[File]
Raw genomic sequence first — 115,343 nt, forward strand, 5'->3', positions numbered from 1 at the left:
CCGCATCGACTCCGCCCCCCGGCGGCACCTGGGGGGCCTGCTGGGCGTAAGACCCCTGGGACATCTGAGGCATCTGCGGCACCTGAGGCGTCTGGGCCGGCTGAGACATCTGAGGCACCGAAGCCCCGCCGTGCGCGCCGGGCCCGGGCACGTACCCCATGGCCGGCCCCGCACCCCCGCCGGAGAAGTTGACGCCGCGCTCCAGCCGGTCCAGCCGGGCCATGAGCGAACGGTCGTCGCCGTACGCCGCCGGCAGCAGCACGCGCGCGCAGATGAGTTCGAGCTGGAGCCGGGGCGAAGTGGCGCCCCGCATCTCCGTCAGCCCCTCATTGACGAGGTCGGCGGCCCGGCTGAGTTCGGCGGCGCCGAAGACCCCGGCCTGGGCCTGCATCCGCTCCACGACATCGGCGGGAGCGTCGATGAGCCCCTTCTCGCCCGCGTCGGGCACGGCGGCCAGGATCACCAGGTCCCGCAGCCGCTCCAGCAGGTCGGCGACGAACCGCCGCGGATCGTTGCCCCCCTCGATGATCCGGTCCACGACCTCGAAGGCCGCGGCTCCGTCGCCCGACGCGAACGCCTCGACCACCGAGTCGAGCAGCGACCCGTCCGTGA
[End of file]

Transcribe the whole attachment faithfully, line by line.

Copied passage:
Raw genomic sequence first — 115,343 nt, forward strand, 5'->3', positions numbered from 1 at the left:
CCGCATCGACTCCGCCCCCCGGCGGCACCTGGGGGGCCTGCTGGGCGTAAGACCCCTGGGACATCTGAGGCATCTGCGGCACCTGAGGCGTCTGGGCCGGCTGAGACATCTGAGGCACCGAAGCCCCGCCGTGCGCGCCGGGCCCGGGCACGTACCCCATGGCCGGCCCCGCACCCCCGCCGGAGAAGTTGACGCCGCGCTCCAGCCGGTCCAGCCGGGCCATGAGCGAACGGTCGTCGCCGTACGCCGCCGGCAGCAGCACGCGCGCGCAGATGAGTTCGAGCTGGAGCCGGGGCGAAGTGGCGCCCCGCATCTCCGTCAGCCCCTCATTGACGAGGTCGGCGGCCCGGCTGAGTTCGGCGGCGCCGAAGACCCCGGCCTGGGCCTGCATCCGCTCCACGACATCGGCGGGAGCGTCGATGAGCCCCTTCTCGCCCGCGTCGGGCACGGCGGCCAGGATCACCAGGTCCCGCAGCCGCTCCAGCAGGTCGGCGACGAACCGCCGCGGATCGTTGCCCCCCTCGATGATCCGGTCCACGACCTCGAAGGCCGCGGCTCCGTCGCCCGACGCGAACGCCTCGACCACCGAGTCGAGCAGCGACCCGTCCGTGA